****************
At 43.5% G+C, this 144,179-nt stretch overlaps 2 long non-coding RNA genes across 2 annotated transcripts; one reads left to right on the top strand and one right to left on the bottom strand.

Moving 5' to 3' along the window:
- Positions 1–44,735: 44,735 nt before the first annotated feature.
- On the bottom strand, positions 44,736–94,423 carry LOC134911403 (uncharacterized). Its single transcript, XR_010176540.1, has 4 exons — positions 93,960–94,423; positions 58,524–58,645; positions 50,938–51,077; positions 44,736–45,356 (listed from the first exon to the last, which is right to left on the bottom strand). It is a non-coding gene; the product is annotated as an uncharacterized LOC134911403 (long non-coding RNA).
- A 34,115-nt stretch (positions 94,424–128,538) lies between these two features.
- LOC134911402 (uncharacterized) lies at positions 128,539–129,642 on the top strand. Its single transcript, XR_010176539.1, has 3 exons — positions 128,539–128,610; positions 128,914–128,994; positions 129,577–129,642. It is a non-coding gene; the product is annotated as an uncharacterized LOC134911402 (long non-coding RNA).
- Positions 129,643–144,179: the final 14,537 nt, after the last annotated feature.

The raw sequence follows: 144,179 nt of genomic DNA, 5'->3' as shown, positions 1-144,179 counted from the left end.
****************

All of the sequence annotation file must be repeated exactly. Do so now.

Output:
At 43.5% G+C, this 144,179-nt stretch overlaps 2 long non-coding RNA genes across 2 annotated transcripts; one reads left to right on the top strand and one right to left on the bottom strand.

Moving 5' to 3' along the window:
- Positions 1–44,735: 44,735 nt before the first annotated feature.
- On the bottom strand, positions 44,736–94,423 carry LOC134911403 (uncharacterized). Its single transcript, XR_010176540.1, has 4 exons — positions 93,960–94,423; positions 58,524–58,645; positions 50,938–51,077; positions 44,736–45,356 (listed from the first exon to the last, which is right to left on the bottom strand). It is a non-coding gene; the product is annotated as an uncharacterized LOC134911403 (long non-coding RNA).
- A 34,115-nt stretch (positions 94,424–128,538) lies between these two features.
- LOC134911402 (uncharacterized) lies at positions 128,539–129,642 on the top strand. Its single transcript, XR_010176539.1, has 3 exons — positions 128,539–128,610; positions 128,914–128,994; positions 129,577–129,642. It is a non-coding gene; the product is annotated as an uncharacterized LOC134911402 (long non-coding RNA).
- Positions 129,643–144,179: the final 14,537 nt, after the last annotated feature.

The raw sequence follows: 144,179 nt of genomic DNA, 5'->3' as shown, positions 1-144,179 counted from the left end.